• Just Browsing: no browsing articles while working. Save articles with the Evernote Web Clipper (choose “Simplified article”) and save it to a notebook. Batch reading of those articles during your leisure time or at the end of the day/week
  • No Entry Zone: install StayFocusd, a chrome extension that lets you block specific websites for a set period of time
  • Burn the Feeds: install a newsfeed burner on your computer on to block newsfeeds from social media, such as Facebook, LinkedIn, and YouTube. I use this one
  • You’ve Got Mail: no checking email before 11 am. Spend the early morning hours performing Deep Work on critical work that moves the needle on your goals
  • I’ve Gotta Break the Chain: unsubscribe emails from anything you don’t need, such as newsletters, groups, mailing lists, and notifications
  • I Can See Clearly Now: at the end of the day, close all your tabs and programs, delete or move all the files from Downloads, empty the trash, and shut off your computer. By clearing to neutral you’re helping “future you” get started

digital detox


  • Breaking the Habit: carry your phone in a different pocket and instead put your wallet there. You’ll become aware of how many times you reach for your phone out of habit and muscle memory. Take those extra seconds to question if you really need to use your phone right now. When you get used to the new pocket, change it again
  • Fly Me to the Moon: set your phone to airplane mode an hour before going to bed and only disable it after completing your morning routine. No more checking Facebook immediately after waking up or just before going to sleep. As a bonus, flight mode saves battery life
  • Call Me Maybe: browse through your contact list and delete numbers you won’t need ever again
  • Seek and Destroy: time to clean all the files you don’t need on your phone. The prime candidates are podcasts and music you don’t listen to anymore. Stream instead of downloading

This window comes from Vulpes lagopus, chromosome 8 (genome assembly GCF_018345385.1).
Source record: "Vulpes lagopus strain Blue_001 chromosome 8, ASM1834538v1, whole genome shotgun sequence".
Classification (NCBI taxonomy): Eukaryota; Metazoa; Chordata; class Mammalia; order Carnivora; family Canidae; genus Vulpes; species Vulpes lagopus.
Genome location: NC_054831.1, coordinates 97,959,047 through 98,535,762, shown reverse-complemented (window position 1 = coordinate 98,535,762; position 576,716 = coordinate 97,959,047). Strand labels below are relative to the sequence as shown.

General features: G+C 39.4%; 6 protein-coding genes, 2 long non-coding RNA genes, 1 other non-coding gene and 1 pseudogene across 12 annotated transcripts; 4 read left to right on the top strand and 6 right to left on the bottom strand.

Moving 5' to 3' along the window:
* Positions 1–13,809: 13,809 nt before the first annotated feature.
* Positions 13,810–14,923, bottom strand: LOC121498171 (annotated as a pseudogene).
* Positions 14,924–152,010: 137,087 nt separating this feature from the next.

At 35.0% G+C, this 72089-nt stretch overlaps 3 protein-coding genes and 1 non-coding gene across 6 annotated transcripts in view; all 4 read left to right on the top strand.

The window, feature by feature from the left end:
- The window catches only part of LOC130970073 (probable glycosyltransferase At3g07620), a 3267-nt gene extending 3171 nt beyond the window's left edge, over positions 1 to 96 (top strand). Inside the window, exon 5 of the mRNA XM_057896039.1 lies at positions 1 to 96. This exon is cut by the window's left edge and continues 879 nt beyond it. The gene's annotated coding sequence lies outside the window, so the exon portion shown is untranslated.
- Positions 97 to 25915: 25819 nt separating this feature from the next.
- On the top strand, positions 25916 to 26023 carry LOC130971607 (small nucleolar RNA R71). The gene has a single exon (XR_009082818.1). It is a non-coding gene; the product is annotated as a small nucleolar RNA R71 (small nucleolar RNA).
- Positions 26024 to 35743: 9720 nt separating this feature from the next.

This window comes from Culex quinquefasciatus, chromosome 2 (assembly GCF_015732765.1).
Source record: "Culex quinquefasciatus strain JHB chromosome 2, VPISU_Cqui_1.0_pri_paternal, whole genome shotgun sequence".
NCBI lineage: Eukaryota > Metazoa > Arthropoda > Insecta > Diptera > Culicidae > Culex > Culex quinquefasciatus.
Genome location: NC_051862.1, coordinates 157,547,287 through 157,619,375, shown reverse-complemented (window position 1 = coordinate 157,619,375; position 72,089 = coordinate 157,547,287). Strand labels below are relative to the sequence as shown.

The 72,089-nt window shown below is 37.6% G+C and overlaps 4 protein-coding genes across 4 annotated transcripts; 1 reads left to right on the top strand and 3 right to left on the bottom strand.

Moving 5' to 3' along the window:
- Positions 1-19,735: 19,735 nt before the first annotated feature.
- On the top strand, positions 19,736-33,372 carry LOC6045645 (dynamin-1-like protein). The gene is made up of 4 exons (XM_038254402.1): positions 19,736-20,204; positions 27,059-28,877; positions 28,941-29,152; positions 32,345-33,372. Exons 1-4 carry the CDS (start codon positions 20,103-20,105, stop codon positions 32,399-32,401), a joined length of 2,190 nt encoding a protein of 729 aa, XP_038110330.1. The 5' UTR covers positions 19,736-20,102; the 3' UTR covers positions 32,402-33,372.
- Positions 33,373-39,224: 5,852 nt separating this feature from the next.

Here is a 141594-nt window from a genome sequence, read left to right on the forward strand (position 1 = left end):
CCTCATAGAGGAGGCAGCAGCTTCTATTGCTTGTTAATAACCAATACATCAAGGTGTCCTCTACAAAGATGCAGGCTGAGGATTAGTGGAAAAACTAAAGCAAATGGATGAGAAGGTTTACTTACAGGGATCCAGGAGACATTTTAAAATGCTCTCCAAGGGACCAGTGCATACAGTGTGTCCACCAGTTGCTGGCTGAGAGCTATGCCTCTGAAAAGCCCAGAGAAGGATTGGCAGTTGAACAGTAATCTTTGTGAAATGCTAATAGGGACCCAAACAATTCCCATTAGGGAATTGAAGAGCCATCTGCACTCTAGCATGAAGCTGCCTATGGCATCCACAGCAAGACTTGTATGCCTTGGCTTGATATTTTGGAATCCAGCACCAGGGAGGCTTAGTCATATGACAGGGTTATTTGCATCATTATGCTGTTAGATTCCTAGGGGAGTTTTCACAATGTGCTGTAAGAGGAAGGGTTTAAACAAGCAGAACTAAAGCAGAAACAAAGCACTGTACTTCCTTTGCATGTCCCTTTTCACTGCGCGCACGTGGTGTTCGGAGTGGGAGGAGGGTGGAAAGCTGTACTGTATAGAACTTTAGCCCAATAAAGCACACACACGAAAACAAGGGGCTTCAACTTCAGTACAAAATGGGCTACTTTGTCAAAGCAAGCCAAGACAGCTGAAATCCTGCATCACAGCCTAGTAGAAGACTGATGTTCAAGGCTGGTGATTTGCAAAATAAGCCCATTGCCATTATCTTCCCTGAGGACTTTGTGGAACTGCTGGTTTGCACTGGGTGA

• We’re Moving!: move all apps to the second screen and make your home screen empty. Now you have to form an intention to use a certain app and consciously swipe to the right and start it
  • Don’t Push Me Down: remove all the notifications but phone calls and text message. Trust me, the world won’t come to an end. If it’s truly urgent, people will call. When you want to check something, open the app and do so. Don’t let the app control you to open it
  • Unfollow the Leader: if it doesn’t interest, entertain, or inform you anymore it’s time to go. Our feeds are full of distracting posts from things we don’t need
  • Friends Will Be Friends: unfriend people you’re not particularly close to on social media

Digital Detox Level 3: Black Belt Master

digital detox

“Men’s natures are alike; it is their habits that separate them.” — Confucius

Congratulation on completing Level 2!

You are now ready for prime time. To become a Black Belt Master, we’ll re-wire your brain with new habits that will change your relationship with technology.

Part 3 of your digital detox journey is all about adjusting your defaults and become a better gatekeeper of what you allow in your life.


  • We Have Screen Better Days: most programs offer full-screen mode, a perfect way to block out distractions. A simple tweak, but it works wonders